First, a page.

Vivek Malhotra received B.Sc. in Biochemistry from Stirling University (Scotland) and D.Phil. in biochemistry from Oxford University. He was a postdoc in the laboratory of James Rothman at Stanford University where he identified the role of NSF in membrane fusion and purified COPI vesicles that transport secretory and retrograde cargoes (1989). He started his independent lab at UC San Diego in 1990, was tenured in 1995 and promoted to full professor in 1999. In 2008, he moved to start and chair the Department of Cell and Developmental Biology at CRG in Barcelona, Spain. As an independent investigator, Malhotra performed the first system wide chemical screen and identified Ilimaquinone (IQ) which converted flat Golgi cisternae to numerous small vesicles, reflecting a key step in protein secretion, i.e., the formation of transport carriers. In another first of its kind, he performed a genome wide screen in metazoan cells, which revealed a number of genes that function in secretion and Golgi membrane organization (TANGO genes). TANGO1 and TALI from this pool of genes are required for the export of bulky cargoes like the collagens and ApoB-lipoproteins, respectively. In another genome-wide screen in cells of the airways and the gut, his lab has identified genes required for mucin secretion that are likely to help understand human pathologies associated with hypo-and hyper secretion of mucins observed in many chronic obstructive pulmonary diseases. Finally, cells secrete a large number of important proteins that by pass the classical ER-Golgi secretory pathway. His lab is the first to identify genes and a new cellular compartment CUPS (Compartment for Unconventional Protein Secretion) involved in this new secretory pathway. Proteins such as Diazepam (Valium) binding inhibitor, SOD1, and insulin degrading enzymes are secreted by this mode and an understanding of their unconventional secretion is therefore of fundamental importance.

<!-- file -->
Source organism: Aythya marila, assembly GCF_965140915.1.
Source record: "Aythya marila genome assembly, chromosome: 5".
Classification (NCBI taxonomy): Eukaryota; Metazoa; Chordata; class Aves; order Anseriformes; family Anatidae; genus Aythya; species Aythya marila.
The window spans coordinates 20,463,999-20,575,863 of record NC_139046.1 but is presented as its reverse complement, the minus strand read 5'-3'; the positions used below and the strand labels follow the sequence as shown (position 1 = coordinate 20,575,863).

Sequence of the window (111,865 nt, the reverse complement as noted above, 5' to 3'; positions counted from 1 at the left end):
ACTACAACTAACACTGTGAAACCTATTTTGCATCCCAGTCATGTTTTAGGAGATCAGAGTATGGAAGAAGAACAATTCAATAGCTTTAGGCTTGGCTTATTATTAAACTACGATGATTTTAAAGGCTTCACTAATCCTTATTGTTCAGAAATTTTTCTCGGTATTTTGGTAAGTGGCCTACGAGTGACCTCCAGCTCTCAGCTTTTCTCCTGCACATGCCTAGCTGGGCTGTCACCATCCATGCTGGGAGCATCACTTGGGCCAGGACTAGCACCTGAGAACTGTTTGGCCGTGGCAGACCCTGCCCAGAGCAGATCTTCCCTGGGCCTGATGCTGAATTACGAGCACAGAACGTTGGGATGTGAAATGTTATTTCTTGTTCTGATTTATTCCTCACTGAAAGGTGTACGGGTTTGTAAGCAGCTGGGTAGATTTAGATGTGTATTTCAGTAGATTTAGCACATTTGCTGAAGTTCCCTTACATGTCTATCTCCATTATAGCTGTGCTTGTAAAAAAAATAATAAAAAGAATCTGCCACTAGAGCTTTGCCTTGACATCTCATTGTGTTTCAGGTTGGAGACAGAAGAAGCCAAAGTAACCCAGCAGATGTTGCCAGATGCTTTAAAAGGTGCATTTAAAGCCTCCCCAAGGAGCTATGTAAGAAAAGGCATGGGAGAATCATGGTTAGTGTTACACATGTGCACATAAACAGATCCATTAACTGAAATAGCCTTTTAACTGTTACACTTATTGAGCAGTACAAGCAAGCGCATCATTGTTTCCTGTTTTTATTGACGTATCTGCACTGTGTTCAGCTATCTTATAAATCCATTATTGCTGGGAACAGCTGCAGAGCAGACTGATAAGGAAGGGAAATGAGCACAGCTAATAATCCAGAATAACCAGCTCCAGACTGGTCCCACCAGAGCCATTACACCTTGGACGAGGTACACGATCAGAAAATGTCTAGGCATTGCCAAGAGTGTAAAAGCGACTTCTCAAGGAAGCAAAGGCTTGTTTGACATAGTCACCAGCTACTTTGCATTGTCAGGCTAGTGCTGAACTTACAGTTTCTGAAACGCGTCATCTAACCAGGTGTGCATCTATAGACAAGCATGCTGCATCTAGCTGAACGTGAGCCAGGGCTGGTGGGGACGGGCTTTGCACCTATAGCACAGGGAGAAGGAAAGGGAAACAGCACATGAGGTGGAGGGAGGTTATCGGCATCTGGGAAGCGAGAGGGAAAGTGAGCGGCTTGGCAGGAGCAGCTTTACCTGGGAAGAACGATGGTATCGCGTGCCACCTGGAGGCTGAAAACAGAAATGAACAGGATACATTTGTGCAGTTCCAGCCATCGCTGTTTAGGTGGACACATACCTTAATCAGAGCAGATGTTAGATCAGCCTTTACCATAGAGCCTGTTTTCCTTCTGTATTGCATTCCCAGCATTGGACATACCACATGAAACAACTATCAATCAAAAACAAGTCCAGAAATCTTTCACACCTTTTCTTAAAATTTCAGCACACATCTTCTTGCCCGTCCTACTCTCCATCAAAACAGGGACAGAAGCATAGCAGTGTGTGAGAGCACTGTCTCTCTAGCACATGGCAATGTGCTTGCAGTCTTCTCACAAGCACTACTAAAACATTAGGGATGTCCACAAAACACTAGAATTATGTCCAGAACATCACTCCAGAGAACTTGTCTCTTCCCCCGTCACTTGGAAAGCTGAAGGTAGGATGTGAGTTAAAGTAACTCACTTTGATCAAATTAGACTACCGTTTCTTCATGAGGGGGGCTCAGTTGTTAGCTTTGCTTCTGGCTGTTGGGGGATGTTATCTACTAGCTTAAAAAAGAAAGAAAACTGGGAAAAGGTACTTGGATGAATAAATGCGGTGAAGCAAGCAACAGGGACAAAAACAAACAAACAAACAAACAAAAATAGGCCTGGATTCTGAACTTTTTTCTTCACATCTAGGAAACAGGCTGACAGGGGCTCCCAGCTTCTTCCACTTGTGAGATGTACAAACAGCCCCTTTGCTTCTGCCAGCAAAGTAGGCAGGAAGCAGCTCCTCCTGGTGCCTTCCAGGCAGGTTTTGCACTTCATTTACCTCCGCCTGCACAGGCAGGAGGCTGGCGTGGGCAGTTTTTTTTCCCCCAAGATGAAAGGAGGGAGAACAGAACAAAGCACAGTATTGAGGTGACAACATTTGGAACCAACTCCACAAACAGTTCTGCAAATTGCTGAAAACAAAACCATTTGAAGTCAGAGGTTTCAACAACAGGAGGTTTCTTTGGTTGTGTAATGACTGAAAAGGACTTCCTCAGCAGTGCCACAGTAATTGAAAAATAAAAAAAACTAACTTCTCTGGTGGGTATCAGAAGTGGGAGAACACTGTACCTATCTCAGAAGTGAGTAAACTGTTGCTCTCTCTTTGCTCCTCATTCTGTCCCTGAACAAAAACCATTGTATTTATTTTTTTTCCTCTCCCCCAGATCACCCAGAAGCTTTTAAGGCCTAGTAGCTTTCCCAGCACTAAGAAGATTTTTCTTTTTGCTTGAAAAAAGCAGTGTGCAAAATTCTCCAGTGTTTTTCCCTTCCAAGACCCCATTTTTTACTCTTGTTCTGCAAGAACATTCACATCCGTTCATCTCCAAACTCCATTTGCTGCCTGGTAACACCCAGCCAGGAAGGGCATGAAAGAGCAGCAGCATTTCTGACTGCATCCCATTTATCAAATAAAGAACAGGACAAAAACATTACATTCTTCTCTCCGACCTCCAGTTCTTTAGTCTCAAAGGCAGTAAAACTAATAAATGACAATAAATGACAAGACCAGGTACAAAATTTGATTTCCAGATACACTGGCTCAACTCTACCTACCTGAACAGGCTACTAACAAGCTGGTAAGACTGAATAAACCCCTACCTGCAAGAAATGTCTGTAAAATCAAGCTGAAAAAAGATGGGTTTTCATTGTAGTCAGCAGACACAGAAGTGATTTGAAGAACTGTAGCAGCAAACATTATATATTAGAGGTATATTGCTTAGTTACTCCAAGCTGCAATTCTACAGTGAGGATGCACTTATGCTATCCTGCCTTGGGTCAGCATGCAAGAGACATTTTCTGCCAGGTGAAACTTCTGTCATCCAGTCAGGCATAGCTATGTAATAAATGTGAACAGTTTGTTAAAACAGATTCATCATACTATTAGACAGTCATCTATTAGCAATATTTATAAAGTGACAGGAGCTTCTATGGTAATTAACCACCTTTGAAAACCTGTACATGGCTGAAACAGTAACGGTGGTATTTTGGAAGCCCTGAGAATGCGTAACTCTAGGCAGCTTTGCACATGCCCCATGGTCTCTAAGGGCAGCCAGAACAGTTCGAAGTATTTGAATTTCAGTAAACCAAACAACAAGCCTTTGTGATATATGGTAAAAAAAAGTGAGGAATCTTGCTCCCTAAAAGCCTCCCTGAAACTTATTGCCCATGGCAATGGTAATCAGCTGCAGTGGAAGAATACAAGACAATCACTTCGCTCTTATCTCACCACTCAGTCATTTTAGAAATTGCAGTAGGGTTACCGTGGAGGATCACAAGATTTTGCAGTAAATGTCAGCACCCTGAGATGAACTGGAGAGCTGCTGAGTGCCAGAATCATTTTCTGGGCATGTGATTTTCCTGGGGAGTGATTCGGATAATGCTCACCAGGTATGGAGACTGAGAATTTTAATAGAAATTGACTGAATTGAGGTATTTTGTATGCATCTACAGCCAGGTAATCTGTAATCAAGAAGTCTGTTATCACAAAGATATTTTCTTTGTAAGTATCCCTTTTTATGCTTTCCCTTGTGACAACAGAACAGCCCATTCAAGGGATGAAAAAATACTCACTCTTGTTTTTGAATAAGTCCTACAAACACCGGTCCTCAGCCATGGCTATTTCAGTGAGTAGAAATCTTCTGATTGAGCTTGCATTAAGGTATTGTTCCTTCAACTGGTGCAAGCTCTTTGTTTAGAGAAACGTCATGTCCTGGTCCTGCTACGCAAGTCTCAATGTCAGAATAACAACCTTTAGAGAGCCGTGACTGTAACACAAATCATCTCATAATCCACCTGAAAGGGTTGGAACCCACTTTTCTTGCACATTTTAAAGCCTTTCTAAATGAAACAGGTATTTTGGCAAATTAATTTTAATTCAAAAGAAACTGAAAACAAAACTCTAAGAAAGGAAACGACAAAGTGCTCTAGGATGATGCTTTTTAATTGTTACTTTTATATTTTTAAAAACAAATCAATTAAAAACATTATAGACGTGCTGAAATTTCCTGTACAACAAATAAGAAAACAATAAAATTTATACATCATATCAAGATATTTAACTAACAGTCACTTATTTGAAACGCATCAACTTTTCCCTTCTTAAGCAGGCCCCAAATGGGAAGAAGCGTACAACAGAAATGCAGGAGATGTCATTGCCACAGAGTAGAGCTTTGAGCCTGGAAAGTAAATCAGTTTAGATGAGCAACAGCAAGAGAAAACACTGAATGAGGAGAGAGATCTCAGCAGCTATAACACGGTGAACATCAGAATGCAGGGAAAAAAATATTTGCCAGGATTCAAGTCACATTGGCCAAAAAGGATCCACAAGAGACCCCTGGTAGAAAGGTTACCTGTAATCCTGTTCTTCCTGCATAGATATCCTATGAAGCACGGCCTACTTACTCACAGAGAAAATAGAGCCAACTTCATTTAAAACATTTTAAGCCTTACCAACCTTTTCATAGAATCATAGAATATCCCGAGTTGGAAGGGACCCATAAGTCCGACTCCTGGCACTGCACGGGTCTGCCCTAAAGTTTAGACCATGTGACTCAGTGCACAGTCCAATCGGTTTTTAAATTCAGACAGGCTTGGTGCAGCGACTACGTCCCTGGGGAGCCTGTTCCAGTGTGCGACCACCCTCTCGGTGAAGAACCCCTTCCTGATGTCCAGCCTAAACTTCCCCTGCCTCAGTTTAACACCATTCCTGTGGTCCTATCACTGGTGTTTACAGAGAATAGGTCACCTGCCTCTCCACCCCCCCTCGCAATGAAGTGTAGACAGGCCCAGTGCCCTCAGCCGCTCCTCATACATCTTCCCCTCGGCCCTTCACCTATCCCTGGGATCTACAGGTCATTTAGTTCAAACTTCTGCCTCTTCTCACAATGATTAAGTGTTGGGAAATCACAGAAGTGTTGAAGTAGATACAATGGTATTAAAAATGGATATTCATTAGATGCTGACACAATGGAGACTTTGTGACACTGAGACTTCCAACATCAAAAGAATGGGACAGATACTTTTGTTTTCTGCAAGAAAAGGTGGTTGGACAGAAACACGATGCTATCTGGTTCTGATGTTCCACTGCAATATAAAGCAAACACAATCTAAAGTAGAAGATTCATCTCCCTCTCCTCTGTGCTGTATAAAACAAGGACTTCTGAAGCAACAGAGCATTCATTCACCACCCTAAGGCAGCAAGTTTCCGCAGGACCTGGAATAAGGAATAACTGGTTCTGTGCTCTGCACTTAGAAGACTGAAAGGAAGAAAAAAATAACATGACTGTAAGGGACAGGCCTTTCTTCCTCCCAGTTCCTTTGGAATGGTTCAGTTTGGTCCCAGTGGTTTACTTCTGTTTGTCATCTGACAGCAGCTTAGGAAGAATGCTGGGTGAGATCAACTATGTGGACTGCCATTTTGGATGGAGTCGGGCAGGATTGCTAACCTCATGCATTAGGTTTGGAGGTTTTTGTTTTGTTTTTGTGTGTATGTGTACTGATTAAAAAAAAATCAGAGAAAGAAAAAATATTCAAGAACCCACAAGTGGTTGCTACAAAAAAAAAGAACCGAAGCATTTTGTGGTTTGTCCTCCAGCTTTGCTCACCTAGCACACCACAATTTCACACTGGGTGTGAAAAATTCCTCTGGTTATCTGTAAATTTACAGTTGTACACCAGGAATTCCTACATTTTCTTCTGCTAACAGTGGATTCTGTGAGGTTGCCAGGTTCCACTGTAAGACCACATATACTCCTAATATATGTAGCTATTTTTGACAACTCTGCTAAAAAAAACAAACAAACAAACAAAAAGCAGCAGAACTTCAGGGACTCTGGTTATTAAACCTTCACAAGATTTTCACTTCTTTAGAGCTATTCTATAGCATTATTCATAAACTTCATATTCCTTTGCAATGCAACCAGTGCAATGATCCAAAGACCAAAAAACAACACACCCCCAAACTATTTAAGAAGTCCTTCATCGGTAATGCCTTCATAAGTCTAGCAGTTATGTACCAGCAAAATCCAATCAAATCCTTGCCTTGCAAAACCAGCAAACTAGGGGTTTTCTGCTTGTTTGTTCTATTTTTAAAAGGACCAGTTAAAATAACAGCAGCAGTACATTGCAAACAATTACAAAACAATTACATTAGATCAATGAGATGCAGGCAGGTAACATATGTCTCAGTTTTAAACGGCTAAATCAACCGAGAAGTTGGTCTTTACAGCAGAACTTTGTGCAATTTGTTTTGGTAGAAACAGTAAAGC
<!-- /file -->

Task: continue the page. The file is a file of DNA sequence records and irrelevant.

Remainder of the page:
Mechanism of collagen secretion
Collagens are the most abundant secretory proteins, comprising 25-30% of the human body weight and essential for skin and tissue organization, and production of mineralized bones. Secreted chylomicrons and VLDL control cholesterol and dietary lipids homeostasis. Clearly these cargoes are extremely important for normal human physiology, but how are these bulky proteins exported if they cannot fit into the known standard transport vesicles of the secretory pathway? Our working model for TANGO1 mediated collagen export is shown schematically.
Steady state. TANGO1(trans membrane protein) bind Sec23/Sec24 (Green) via interaction of its PRD (red) to Sec23 in Sec23/Sec24 complex. This binding is likely weak, which allows Sec13/Sec31 to come on and off Sec23/Sec24. Binding of TANGO1 to collagen (blue trimers) in the ER lumen shifts the equilibrium by increasing binding of TANGO1-PRDs to Sec23.
Stage I-II. Binding to collagen in the lumen increases the avidity of TANGO1 to Sec23. ERGIC 53 containing membranes (light blue) recruited by TANGO1 fuse within the TANGO1 ring and this extra membrane is rapidly consumed into the growing carrier. During this process, TANGO1 can only extend a maximum of 30-50 nm (estimated from the presence of two coiled domains in the cytoplasmic domain of each) perpendicular to the plane of the ER. TANGO1 bound to Sec23/Sec24 therefore remains at the neck of the growing tubule. The growing tip of this tubule, we expect might in fact be coated by both Sec23/Sec24 and Sec13/Sec31, the latter being carried over into the growing tubules from the distribution of the two complexes Sec23/Sec24 described above in the steady state.
Stage III-IV. This growth of the carrier continues till collagen trimers are completely encased in a tubule commensurate with the length of a fully assembled collagen trimer, which in the case of collagen VII might reach greater than 450 nm. Dissociation of collagen releases TANGO1 from Sec23/Sec24 followed by recruitment of Sec13/Sec31 to the neck of the carrier
Separation by membrane fission. The binding of Sec13/Sec31(light yellow) to Sec23/Sec24 initiates Sar1-GTP hydrolysis and membrane fission leading to separation of a collagen filler carrier